Did you know that World Migratory Bird Day is celebrated in May and October? Those are the peak months for spring and fall migrations, and the magnitudes of those flocks are considerable. Two thirds of songbirds migrate at night.

It’s important to know when migrations are occurring because skyglow from artificial lighting causes bird disorientation and millions of bird fatalities each and every year. The declining bird population is problematic for many reasons, not least of which because some of the most intrepid travelers like the three-inch-long Rufous Hummingbird, which travels 3,900 miles each way from Alaska to Mexico, are keystone species with ecosystem services such as pollination and consumption of pests such as aphids and mosquitoes.

The Bobolink travels 12,500 miles to and from southern South America every year – those imperiled birds breeding at the west end of Logan may travel the equivalent of 4 or 5 times around the circumference of the earth throughout their lifetime. They come to Cache Valley for the habitat, stay to raise their young, and then head back to their distant winter feeding grounds.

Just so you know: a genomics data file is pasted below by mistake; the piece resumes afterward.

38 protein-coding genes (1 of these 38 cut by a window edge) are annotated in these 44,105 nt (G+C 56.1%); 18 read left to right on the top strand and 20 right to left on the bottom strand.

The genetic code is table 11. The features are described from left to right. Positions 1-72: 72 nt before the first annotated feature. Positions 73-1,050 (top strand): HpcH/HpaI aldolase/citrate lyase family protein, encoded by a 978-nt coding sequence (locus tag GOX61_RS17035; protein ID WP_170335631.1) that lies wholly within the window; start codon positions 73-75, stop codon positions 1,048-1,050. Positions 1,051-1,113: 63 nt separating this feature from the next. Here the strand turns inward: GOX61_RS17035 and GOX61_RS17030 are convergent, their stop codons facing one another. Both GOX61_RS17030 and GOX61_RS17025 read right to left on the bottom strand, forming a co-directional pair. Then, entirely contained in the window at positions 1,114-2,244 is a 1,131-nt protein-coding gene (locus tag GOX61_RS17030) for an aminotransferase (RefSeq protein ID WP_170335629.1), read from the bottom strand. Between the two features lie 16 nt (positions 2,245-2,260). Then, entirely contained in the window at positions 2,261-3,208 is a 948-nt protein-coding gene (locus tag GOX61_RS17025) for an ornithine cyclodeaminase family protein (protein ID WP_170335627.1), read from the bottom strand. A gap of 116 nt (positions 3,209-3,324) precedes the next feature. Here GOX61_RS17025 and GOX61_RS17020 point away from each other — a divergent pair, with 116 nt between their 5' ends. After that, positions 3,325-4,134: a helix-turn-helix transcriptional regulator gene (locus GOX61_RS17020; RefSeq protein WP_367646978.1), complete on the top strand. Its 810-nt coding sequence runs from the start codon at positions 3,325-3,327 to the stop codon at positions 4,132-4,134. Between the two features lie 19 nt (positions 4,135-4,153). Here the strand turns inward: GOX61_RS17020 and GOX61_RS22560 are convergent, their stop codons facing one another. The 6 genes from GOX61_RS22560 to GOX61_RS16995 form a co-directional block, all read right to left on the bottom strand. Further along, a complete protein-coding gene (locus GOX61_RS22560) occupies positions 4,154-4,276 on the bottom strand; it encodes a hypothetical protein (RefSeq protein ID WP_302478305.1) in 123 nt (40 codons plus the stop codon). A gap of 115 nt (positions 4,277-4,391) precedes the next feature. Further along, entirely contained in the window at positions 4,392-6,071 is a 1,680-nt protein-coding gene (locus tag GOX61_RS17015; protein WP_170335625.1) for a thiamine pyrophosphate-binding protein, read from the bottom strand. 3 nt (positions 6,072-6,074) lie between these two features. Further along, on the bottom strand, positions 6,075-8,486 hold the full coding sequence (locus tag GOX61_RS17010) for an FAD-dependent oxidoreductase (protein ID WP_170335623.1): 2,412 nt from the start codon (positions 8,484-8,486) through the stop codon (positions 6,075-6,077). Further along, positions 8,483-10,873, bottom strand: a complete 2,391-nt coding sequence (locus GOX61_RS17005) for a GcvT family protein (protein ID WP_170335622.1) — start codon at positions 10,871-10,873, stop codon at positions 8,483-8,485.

A few top-notch steps toward bird-friendly living include the prevention of light trespass and skyglow, especially from 11 p.m. to 6 a.m., March – May, and August – October. Close curtains to prevent the indoor light from escaping, and avoid blue light outdoors – choose warm white or amber lights, and shield light bulbs to direct light downward. Motion-activated light bulbs are a great way to safely light the way while cutting down on unnecessary outdoor lighting, especially since there’s no clear scientific evidence that outdoor lighting reduces crime. Excess light, on the other hand, is a crime, and light trespass is an enforceable infraction. Light pollution is harmful to humans and deadly for birds.